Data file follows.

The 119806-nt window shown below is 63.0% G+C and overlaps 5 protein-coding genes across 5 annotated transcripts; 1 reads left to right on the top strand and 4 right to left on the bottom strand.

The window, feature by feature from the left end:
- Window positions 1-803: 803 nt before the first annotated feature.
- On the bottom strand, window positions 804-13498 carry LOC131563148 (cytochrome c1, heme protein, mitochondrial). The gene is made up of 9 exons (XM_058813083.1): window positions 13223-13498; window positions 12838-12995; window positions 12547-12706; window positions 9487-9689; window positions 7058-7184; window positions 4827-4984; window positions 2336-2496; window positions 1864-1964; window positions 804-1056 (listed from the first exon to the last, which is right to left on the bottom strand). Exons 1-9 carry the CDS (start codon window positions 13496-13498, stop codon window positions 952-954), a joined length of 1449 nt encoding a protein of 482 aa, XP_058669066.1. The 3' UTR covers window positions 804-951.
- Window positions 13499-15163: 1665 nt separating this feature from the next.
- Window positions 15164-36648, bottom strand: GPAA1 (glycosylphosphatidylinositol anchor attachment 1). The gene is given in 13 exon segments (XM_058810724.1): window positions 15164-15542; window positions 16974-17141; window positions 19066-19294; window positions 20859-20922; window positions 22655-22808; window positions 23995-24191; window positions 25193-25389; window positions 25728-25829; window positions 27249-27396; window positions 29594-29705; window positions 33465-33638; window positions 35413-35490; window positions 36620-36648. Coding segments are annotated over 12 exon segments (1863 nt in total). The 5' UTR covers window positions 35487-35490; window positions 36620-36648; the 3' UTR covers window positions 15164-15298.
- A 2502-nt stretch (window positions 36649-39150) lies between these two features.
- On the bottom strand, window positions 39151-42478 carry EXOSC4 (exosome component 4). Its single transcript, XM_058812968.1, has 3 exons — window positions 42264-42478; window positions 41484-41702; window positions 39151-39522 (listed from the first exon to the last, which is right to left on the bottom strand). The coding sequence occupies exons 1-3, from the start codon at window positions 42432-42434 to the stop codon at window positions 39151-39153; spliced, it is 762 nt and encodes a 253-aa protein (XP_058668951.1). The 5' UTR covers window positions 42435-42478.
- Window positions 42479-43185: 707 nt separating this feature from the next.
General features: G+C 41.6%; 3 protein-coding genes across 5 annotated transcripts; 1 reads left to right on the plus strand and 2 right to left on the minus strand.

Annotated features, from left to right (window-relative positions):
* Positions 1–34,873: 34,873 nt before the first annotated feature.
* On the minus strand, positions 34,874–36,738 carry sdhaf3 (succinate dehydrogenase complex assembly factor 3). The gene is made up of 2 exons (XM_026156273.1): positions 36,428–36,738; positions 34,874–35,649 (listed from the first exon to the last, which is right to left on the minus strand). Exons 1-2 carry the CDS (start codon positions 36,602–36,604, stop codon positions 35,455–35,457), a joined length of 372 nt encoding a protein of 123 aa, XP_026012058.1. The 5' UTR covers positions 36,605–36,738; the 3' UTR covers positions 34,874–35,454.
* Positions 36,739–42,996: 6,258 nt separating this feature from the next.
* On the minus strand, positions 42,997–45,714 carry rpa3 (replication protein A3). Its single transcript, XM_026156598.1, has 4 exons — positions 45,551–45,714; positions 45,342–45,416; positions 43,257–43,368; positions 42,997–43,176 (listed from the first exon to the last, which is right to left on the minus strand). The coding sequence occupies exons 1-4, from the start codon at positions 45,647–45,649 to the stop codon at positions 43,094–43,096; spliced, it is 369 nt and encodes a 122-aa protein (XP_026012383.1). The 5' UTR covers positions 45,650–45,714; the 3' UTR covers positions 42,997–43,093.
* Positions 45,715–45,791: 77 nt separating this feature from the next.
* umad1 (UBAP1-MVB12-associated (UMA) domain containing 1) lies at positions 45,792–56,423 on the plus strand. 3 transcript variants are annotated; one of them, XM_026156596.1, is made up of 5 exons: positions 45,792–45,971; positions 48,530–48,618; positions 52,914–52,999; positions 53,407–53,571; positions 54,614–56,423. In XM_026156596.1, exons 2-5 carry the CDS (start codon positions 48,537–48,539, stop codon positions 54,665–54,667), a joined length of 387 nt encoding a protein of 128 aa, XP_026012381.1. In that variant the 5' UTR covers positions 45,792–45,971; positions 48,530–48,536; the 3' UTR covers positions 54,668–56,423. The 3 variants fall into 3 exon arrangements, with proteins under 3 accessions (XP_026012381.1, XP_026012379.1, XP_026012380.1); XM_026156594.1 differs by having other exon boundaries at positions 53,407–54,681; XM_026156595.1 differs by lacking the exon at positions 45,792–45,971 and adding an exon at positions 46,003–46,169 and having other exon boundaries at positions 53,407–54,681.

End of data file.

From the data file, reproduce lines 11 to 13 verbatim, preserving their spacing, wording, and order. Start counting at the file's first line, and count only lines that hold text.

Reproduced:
Annotated features, from left to right (window-relative positions):
* Positions 1–34,873: 34,873 nt before the first annotated feature.
* On the minus strand, positions 34,874–36,738 carry sdhaf3 (succinate dehydrogenase complex assembly factor 3). The gene is made up of 2 exons (XM_026156273.1): positions 36,428–36,738; positions 34,874–35,649 (listed from the first exon to the last, which is right to left on the minus strand). Exons 1-2 carry the CDS (start codon positions 36,602–36,604, stop codon positions 35,455–35,457), a joined length of 372 nt encoding a protein of 123 aa, XP_026012058.1. The 5' UTR covers positions 36,605–36,738; the 3' UTR covers positions 34,874–35,454.